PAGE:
Social commentary

Gaza, London, Streatham and the randomness of violence

After a meeting this Thursday, I got the underground from London Bridge station back to my office. As I walked onto the platform, a man spat on the ground just as I walked past. Instinctively I glanced up but I continued walking along the platform and a few yards on, I stopped to wait for the train. As I stood there, I saw the same man looking at me aggressively. He then started walking up to me snarling “What you lookin’ at? You want some…yeah, you f***’in want some?” He came right up to me, putting his face in right in mine and repeatedly threatened to hit me.

I simply said “I didn’t do anything” and backed off, making conciliatory gestures. But he continued moving towards me. I thought he was going to head-butt me.

But all of a sudden his face changed from snarling aggression to a dismissive shrug. It was like he had decided I wasn’t worth it and he walked away. But as the tube came he was still looking at me, angrily muttering to himself. As he got on the tube, I thought it best to allow him to travel on without me. I stayed on the platform and waited for the next tube.

Marginal and random

I don’t know why he picked on me. Maybe he had mental health problems; maybe he was having a bad day; possibly he hates people with ginger hair. And I don’t know why he backed off. Maybe my actions calmed him a bit, maybe I was just lucky. Who knows?

Afterwards it struck me how marginal and random the outcome of such situations are. If just something had slightly wound him up further then he may well have inflicted real damage to me. Instead of a minor incident which shook me a bit I could have been seriously injured and left with physical and mental scars.

Serious assault

Earlier in the week, in our street in Streatham a boy was pulled off his bike by a group of other kids and knifed. As the police and ambulances were dealing with it I spoke with a neighbour about what had happened. No one seemed to know much about it but she said that the boy attacked was lucky as he only suffered relatively minor wounds to his leg and arm.

Again, the outcome could have been so different. In an assault where someone pulls a knife the difference between minor wounding and fatality hangs on the smallest of factors. The twist of a body, the timing of the blow, the hitting of an artery or a major organ can turn a situation from an assault into a tragedy. A murder victim and a murderer created in seconds, destinies forever changed on momentary actions that no one is fully in control of.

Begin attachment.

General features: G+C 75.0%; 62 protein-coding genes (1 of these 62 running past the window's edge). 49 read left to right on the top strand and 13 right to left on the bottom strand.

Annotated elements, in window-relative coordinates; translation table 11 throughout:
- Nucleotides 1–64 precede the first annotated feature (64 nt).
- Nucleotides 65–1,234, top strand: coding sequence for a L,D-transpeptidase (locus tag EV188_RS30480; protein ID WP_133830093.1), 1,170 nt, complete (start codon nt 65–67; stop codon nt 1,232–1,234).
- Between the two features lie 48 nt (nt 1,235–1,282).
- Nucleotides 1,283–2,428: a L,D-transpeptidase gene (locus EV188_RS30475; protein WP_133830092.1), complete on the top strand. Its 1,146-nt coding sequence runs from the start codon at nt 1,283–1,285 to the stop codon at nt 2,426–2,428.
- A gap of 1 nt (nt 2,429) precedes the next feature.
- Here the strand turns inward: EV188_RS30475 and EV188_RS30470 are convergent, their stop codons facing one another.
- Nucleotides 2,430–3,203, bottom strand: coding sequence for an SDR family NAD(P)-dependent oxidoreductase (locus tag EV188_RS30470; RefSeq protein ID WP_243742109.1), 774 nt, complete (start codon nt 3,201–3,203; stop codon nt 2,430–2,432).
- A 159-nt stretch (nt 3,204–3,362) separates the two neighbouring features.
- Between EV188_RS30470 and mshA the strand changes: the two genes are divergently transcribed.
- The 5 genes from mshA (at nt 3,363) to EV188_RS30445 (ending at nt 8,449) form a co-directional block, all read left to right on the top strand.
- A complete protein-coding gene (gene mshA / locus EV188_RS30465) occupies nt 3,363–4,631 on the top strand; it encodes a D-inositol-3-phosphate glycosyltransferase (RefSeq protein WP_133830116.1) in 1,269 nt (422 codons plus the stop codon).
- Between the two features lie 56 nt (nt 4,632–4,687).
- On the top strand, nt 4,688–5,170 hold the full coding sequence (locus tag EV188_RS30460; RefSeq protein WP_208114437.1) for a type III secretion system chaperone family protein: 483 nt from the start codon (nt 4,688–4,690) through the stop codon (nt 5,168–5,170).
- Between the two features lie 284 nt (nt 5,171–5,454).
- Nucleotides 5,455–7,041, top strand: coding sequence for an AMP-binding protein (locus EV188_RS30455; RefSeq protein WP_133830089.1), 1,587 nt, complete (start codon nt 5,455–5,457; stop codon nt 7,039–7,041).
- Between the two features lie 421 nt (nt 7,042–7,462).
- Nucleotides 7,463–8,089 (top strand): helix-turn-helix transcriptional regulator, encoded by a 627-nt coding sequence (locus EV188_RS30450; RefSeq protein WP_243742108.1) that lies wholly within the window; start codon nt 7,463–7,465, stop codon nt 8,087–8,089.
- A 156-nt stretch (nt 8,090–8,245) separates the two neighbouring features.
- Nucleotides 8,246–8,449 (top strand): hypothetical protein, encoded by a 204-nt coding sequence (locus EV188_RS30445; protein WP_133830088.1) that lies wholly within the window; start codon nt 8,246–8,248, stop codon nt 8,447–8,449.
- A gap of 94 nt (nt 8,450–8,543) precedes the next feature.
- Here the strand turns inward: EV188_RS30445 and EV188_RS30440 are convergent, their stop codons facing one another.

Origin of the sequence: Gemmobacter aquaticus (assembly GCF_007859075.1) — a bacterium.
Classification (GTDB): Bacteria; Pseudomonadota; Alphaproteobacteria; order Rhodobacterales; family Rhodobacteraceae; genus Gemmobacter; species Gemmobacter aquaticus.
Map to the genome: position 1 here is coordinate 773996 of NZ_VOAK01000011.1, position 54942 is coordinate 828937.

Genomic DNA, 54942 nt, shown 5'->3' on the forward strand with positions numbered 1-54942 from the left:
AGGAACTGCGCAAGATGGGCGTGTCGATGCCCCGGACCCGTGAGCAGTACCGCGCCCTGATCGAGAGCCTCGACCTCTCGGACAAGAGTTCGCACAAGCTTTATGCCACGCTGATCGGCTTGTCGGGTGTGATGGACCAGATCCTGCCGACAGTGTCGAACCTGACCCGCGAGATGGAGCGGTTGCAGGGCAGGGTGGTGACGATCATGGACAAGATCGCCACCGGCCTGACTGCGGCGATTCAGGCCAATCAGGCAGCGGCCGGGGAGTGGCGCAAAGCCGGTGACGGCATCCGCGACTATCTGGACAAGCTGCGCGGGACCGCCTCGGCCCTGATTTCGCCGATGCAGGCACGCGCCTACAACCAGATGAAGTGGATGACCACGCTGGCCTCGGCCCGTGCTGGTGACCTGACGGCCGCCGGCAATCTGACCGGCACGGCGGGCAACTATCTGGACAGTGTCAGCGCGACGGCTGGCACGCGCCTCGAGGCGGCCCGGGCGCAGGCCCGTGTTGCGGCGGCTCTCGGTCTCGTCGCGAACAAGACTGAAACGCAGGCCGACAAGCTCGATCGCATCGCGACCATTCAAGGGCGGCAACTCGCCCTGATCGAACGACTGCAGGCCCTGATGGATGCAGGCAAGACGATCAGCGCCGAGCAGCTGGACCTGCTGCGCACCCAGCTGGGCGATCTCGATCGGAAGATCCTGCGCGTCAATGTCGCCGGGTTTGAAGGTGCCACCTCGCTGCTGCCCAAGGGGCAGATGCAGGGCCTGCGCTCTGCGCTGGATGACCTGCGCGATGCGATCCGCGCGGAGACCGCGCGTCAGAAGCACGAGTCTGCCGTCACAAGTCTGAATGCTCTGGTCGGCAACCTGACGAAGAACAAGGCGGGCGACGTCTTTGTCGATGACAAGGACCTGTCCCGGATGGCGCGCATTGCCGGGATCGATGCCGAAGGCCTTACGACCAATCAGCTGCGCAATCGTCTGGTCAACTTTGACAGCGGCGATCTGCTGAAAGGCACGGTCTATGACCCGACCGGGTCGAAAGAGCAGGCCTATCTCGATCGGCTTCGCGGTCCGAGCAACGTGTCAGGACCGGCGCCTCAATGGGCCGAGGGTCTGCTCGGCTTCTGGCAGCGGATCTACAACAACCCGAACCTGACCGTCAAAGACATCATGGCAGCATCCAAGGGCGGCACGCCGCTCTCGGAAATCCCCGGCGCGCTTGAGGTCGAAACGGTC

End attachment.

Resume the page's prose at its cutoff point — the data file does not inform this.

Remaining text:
Bombs in Gaza

And finally, and most awfully, this week we have seen the random terror created by bombs landing into the residential areas of cities, as Palestinians and Israel have traded missile attacks. We have seen the hospitals in Gaza filling up with the maimed, shattered bodies of innocent children who have happened to have been in the wrong place when bombs have exploded. Lives ripped apart by someone pressing a button miles away.

The organised violence of war always creates random devastation. As I saw on TV the confused and desolate face of a terribly injured young girl in a Gaza hospital, I was reminded of a line in Sebastian Faulks’ novel Birdsong set in the trenches of the First World War:

‘The random violence of the world ran supreme; there was no point in trying to find an explanation.”

In some ways it is the randomness of violence and war which makes it so scary. Bombs do not simply fall on the guilty. As the book of Ecclesiastes says:

“Bad luck happens to everyone. You never know when your time is coming. Like birds suddenly caught in a trap, like fish caught in a net, we are trapped at some evil moment when we least expect it.” (9:11-12)

The darkness of violence

This week I walked away from London Bridge unhurt. The boy in my street was less fortunate. And many thousands in Gaza are facing a terror and fear I can scarcely imagine.

But whether it’s on our doorstep or miles away in other countries, the randomness of violence creates a downward spiral of injustice, revenge and hatred. No one was more eloquent about this problem, or the solution to it, than the Rev. Martin Luther King, Jr:

“Returning violence for violence multiplies violence, adding deeper darkness to a night already devoid of stars. Darkness cannot drive out darkness: only light can do that. Hate cannot drive out hate: only love can do that.”

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